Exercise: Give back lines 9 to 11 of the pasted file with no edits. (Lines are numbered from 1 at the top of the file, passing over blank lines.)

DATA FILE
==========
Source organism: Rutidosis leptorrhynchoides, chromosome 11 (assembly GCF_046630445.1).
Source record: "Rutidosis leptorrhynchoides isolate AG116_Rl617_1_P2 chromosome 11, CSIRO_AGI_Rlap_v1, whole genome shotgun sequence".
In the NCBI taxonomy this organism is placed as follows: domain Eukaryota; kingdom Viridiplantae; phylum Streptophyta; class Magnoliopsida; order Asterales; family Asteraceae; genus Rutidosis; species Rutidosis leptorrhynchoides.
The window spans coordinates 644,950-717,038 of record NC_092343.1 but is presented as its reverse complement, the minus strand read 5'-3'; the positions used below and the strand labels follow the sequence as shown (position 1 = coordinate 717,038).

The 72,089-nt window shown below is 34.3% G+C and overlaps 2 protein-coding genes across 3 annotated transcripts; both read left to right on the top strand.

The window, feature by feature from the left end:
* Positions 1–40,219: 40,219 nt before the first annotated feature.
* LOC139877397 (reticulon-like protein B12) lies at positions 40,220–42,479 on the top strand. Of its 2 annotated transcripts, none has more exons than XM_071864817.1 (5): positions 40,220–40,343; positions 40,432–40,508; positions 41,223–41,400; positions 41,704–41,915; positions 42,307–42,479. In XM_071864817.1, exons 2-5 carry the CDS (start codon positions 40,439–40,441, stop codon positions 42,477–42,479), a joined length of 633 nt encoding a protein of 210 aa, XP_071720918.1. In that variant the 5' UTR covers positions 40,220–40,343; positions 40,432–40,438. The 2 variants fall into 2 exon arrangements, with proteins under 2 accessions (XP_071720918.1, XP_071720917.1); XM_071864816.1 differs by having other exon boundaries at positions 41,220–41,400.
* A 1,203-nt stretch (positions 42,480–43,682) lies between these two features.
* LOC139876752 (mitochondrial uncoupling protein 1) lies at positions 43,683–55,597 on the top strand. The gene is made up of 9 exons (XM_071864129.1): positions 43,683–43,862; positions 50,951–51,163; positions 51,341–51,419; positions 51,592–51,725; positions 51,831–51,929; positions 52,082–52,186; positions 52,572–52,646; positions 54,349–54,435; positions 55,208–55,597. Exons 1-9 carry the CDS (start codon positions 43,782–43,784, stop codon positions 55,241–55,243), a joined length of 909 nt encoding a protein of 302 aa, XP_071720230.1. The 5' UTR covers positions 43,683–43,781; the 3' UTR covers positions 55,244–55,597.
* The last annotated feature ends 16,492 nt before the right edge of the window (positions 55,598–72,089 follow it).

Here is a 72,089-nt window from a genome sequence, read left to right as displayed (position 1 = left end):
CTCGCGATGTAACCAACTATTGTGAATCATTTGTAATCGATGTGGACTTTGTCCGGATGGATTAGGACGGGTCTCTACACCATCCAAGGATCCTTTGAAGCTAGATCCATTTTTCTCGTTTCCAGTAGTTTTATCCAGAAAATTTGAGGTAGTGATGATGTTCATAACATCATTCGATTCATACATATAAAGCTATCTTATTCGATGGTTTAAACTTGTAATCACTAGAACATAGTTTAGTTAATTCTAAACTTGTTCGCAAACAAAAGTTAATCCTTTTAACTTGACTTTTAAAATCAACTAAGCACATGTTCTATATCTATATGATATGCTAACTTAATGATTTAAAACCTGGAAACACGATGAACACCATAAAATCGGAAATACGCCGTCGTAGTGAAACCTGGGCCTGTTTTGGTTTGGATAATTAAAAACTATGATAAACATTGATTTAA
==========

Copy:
* A 1,203-nt stretch (positions 42,480–43,682) lies between these two features.
* LOC139876752 (mitochondrial uncoupling protein 1) lies at positions 43,683–55,597 on the top strand. The gene is made up of 9 exons (XM_071864129.1): positions 43,683–43,862; positions 50,951–51,163; positions 51,341–51,419; positions 51,592–51,725; positions 51,831–51,929; positions 52,082–52,186; positions 52,572–52,646; positions 54,349–54,435; positions 55,208–55,597. Exons 1-9 carry the CDS (start codon positions 43,782–43,784, stop codon positions 55,241–55,243), a joined length of 909 nt encoding a protein of 302 aa, XP_071720230.1. The 5' UTR covers positions 43,683–43,781; the 3' UTR covers positions 55,244–55,597.
* The last annotated feature ends 16,492 nt before the right edge of the window (positions 55,598–72,089 follow it).